The hazards of jail breaking

One of the interesting dichotomies of technology is that a given technology or action within a technology can be beneficial or malevolent.   For example, you use some Cloud service like email, and the service collects data on you, which they use to provide a very robust service cheaply (or free).  You are making a social contract with them that they will not harm you by using that data against you.

16093756-close-up-of-black-iphone-5-display-in-hong-kong-apple-storeAnother example is transacting business on-line.  To do so, we need to reveal sensitive information (e.g., credit card numbers) to the entity selling the service/product, which can be used properly or improperly, which is why one needs to take care to deal with reputable companies when purchasing on-line.

What does that have to do with this post?  Well, jail breaking is generally considered to be benign to the user, with some significant benefits, yet to jail break a device means that a virus will need to be injected into your device to effect the jail breaking.  Said another way: Using a virus to jail break one’s phone isn’t considered to be malware by the average user, yet it really is.

So, what is jail breaking?  It’s changing the firmware or software in a device to add or modify functionality from what is provided by the manufacturer.  Also, it’s used to decouple phones from their assigned carrier so that one can move the phone to a different carrier.  It’s this last item that gives jail breaking a positive, maverick perception since it allows the user to decouple from the big, bad telco.

I’m focusing on Apple iOS devices, like the iPhone, iPad and iPod, largely because its been more of a target due to the somewhat draconian restrictions that Apple has placed on them.  However, elements of this are applicable to Android and Windows phones.

Ever since the first iPhone hit the market, technologically savvy folks have figured out ways to remove many of the restrictions on the phone, so that they could enhance the functionality as well as to move it from AT&T, since it was the only US carrier that was originally supported.  Apple has been clear that to jail break the phone would be the equivalent of opening the case; it will invalidate the warrantee.  Also, initially, it was illegal in the US to jail break phones,but I believe that’s been changed.

So, I hadn’t thought about jail breaking too much, though when I got my first iPhone, I considered jail breaking it to allow me to add some functionality that were on Android devices.  However, the other day, I ran into a very interesting article by Tech Crunch about how much more difficult its getting to jail break iOS devices.   The article describes many of the methods and tools used to jail break devices as well as Apple’s responses.

My revelation from reading the article was that jail breaking phones IS purposefully injecting malware into your phone, but for your benefit rather than someone else’s.  Intellectually, I realized this.  However, the epiphany was that the tools, websites and methods employed were nearly identical to the tools, websites and methods used by PC malware writer.  The only difference was that the jail break hackers are purportedly the good guys.

Consider the primary method to jail break an iPhone, leveraging bugs in the bootrom,  which is the firmware that’s used to start the phone as well as provide a layer between the hardware and software.  This layer of code is the best location to hack into a device or computer as it (a) is assured to be in the code paths on startup and during operation and (b) isn’t changed when the software is updated. This is the iOS version the BIOS in a traditional PC, which has been the most desirable location for a virus to reside.  Starting with the iPhone 5, this crucial piece of code goes into hiding once the phone is running, making it nearly impossible for a hacker to find bugs in the firmware.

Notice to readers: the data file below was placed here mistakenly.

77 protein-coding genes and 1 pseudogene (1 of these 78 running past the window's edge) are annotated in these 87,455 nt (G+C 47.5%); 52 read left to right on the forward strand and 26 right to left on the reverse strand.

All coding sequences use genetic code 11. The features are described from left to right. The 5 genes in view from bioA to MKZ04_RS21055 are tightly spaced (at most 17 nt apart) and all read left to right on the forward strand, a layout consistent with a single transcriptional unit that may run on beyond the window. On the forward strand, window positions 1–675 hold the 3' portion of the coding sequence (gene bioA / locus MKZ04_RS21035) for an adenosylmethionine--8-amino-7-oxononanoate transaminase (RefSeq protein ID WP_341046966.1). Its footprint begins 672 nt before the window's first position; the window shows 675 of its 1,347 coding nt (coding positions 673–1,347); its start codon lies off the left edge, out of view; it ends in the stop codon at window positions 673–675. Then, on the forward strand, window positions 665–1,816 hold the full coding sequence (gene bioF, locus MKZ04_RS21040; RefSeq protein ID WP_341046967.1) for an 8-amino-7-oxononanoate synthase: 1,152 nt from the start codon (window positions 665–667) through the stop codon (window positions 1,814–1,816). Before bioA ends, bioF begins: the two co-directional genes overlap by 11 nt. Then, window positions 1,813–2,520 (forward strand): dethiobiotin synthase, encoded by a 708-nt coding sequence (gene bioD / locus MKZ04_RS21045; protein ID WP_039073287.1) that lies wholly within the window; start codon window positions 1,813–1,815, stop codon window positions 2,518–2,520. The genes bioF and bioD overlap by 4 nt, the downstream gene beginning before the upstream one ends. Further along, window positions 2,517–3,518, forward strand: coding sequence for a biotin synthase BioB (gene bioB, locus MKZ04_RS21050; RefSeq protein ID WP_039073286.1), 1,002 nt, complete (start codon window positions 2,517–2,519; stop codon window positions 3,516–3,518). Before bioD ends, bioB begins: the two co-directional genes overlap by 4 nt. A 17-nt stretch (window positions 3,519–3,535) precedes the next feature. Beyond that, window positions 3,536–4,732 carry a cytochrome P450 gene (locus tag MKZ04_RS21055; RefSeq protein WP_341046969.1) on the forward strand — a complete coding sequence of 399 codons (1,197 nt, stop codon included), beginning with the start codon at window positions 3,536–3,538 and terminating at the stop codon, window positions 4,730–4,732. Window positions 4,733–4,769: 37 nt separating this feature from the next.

The other method to hack an iPhone is to exploit some facet of the OS or apps running on those apps.  The problem with hacking at that level is that it’s very difficult to boot a device back into that exploit, which means that this type of jail break typically needs to be tethered (or attached) to a computer on reboot to allow injection.  The other problem is that upgrading the software will likely remove the malware.

After reading the article, I came away with the following thoughts:

  • Though there is a small, well-known community of hackers providing tools for jail-breaking devices, how does one know they are benevolent?   It doesn’t take many crooks to do some real damage.
  • Though jail breaking is bad for manufacturers and telcos since it helps users avoid fees for various services, in my opinion, the true value of making devices not hackable is to prevent the injection of  real malware.
  • If you’ve jail broken your device, assume that its compromised.  This means that you shouldn’t perform any financial transactions or any other actions that are sensitive.  Also, assume that email and your address books are compromised.  Personally, I’d not even connect a jail broken device to home WiFI.
  • Now that iPhones and iPads are supported on a variety of carriers and the functionality is more robust, the market is much smaller for jail breaking, except by the few do it because they can.

The most intriguing conclusion that I came to after reading the article is how much more secure iOS devices are getting (and how insecure earlier versions were).  The jail breaking community done a significant service by exposing a large number of crucial bugs that Apple has in turn addressed.

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